I was lucky enough to spend a good deal of time with Marion Kickett, who at the time was a lecturer at the Centre for Aboriginal Studies at Curtin University in Perth, and through listening to her I learnt some important aspects of Indigenous culture and history. Marion is now a Professor and Director of the same Centre. She is a Noongar from the Balardong language group and spent the early years of her life on a reserve.

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Describing Healing: Professor Helen Milroy

3652715I came across a beautiful description of healing in the Forward of the fascinating book Traditional Healers of Central Australia: Ngangkari. I quote this description here, although I have altered the paragraphs

“Healing is part of life and continues through death and into life again. It occurs throughout a person’s life journey as well as across generations. It can be experienced in many forms such as mending a wound or recovery from illness.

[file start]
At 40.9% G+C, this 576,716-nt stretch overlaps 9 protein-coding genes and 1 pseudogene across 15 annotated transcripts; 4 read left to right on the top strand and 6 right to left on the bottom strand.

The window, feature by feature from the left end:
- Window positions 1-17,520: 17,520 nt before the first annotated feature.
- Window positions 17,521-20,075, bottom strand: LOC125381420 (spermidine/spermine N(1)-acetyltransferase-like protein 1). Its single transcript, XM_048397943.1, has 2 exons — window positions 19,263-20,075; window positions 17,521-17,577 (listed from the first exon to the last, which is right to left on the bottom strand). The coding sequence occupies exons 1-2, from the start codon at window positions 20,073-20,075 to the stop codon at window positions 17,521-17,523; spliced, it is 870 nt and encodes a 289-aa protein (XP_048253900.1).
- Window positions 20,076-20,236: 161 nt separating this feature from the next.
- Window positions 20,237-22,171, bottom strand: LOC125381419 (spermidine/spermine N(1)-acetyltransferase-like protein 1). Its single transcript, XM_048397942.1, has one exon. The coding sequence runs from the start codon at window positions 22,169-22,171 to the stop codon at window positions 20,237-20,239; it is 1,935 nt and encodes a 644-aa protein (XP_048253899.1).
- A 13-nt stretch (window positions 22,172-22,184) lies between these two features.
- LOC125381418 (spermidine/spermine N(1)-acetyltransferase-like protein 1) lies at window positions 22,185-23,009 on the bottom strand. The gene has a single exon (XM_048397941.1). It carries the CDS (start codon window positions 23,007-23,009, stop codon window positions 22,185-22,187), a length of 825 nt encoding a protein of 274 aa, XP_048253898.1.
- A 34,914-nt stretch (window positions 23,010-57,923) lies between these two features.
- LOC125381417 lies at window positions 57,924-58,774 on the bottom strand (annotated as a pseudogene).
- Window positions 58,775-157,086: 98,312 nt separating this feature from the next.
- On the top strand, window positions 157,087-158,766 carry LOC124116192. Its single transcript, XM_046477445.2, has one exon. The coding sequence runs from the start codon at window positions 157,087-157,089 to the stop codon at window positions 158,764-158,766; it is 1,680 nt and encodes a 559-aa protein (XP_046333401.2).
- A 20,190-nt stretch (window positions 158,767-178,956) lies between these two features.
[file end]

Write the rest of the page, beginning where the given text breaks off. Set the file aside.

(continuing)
Mostly, however, it is about renewal. Leaving behind those things that have wounded us and caused us pain. Moving forward in our journey with hope for the future, with renewed energy, strength and enthusiasm for life.

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What is Healing to Me?: Australian Aboriginal & Torres Strait Islander Healing Foundation

9157171_origHere are quotes from six different people participating in a national consultation process:

‘Initially, I think healing is about recognition. Recognition, both internally and externally, of self, of others and as a collective that there are ‘issues’. That there is pain. That there is anger and hurt and sadness that stems from past events. And that this anger, hurt and sadness is handed down, like an unwanted legacy, though the generations of our people. Once there is that recognition, collective recognition, of both Aboriginal and Torres Strait Islander people and of all Australians, then begins the process of healing. Healing is a change. A change of attitude, a change of behaviours that have become entrenched.’